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There is a matter of semantics here.

To amateurs, a "breeding program" generally means that the person accumulates some individuals of the species he/she wishes to breed and begins trying to reproduce them. That is their "breeding program". Whether or not there is success, it is still that person's breeding program.

To professional herpetologists, a breeding program generally means being part of a Species Survival Plan (SSP) or similar established breeding program for which there is a studbook maintained by a studbook keeper. The studbook lists all of the animals in the program and their parents (if known). In this way, inbreeding can be avoided or at least controlled by the studbook keeper by directing the participants which animal to breed, when to breed it, and to which other animal to breed it. Many times, animals are sent to distant zoos to be bred or not bred at all to avoid producing too many offspring with the same exact parents.

Most private owners will not cooperate with programs such as that described above because in the backs of their minds, they would like to be able sell some of their offspring to recoup their initial investments. Additionally, most private owners have no desire to send their animals to someone else to be bred, or to avoid breeding their animals altogether, etc., etc.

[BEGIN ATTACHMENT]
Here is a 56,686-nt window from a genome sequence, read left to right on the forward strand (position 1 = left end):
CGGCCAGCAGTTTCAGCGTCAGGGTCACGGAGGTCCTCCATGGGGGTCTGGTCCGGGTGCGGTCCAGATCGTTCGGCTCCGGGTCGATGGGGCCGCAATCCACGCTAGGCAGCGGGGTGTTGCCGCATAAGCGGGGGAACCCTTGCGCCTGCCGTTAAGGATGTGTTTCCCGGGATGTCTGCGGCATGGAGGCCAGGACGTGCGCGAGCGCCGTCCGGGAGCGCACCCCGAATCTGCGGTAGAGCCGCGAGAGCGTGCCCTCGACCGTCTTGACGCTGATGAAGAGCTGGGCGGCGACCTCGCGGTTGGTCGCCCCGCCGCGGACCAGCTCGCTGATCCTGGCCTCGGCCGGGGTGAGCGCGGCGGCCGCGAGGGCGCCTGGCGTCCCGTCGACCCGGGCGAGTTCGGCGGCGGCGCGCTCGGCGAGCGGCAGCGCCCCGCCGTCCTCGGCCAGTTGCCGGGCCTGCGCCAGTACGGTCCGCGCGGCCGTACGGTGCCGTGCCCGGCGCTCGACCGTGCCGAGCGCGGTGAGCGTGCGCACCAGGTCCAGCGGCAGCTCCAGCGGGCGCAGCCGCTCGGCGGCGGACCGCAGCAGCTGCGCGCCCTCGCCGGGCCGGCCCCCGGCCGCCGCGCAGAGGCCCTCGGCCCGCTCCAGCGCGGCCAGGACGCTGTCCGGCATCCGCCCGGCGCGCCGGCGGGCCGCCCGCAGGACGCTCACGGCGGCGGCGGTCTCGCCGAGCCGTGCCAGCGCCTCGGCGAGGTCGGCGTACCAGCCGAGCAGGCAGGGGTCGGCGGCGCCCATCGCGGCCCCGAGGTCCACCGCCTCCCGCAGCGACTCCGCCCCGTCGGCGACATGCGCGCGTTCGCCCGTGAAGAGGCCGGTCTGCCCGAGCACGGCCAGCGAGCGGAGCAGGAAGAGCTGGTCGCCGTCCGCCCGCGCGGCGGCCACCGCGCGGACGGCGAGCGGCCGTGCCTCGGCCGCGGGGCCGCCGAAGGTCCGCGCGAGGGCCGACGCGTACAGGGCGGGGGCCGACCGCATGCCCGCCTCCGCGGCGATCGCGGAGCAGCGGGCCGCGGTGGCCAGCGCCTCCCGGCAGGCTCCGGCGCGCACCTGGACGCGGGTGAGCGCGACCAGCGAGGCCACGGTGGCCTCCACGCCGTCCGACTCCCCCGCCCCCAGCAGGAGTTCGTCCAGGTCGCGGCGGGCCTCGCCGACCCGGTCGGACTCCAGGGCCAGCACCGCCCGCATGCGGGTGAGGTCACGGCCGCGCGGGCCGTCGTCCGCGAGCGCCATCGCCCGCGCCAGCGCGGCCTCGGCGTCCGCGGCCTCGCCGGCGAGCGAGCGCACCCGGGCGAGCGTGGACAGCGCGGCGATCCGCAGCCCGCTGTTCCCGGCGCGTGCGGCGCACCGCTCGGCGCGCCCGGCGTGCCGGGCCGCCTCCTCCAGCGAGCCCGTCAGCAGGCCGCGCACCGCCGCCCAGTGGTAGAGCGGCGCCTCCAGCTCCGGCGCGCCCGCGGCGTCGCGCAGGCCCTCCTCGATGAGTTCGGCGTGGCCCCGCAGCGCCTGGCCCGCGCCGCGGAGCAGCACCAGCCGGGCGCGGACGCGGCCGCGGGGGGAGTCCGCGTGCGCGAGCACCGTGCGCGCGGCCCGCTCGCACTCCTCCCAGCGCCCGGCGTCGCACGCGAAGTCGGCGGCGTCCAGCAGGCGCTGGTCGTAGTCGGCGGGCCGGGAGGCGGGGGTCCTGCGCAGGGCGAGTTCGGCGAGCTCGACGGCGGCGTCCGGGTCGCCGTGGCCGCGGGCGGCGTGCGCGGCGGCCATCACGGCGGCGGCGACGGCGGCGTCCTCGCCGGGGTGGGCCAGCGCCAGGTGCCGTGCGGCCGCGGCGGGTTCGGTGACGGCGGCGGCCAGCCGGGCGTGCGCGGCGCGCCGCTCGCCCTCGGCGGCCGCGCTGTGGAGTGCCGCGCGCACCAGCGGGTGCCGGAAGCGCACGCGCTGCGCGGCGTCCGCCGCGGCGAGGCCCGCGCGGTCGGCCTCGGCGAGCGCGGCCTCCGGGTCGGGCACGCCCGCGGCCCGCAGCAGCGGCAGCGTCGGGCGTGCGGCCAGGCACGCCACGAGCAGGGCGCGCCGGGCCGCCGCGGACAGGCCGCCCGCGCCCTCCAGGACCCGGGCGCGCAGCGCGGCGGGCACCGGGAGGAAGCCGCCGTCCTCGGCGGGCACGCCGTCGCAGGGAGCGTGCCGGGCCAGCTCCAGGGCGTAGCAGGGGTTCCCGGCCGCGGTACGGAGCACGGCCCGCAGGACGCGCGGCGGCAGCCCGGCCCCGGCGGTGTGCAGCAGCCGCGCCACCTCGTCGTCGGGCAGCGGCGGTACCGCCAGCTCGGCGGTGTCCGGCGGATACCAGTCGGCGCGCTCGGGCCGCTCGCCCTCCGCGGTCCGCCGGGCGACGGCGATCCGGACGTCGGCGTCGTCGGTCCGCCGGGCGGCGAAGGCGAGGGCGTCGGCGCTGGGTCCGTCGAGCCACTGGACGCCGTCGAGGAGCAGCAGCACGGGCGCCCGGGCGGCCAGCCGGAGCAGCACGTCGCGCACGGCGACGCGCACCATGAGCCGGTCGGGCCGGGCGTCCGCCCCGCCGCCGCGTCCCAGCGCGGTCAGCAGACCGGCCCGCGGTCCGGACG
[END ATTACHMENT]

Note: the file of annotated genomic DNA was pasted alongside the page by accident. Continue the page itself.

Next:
Thank you for specifying! This forum is giving me a lot to think about. Luckily I have plenty of time to work all this out. I guess my main concern is just being responsible with whatever I do
 

DigitalArtDad

Member
Joined
Jun 23, 2021
Messages
36
Location (City and/or State)
SAINT JOSEPH
Common Snappers are not protected in NJ (prolific little dinosaurs).

I'm guessing the MO regs are permitting folks to catch them for food, but not keep large numbers as pets/breeders.

I don't think bears can be permitted here. But no clear prohibition against wrestling them...
Well if you wrestle any bears make sure to record it. Haven't seen any good bear wrestling action since the state banned it. /s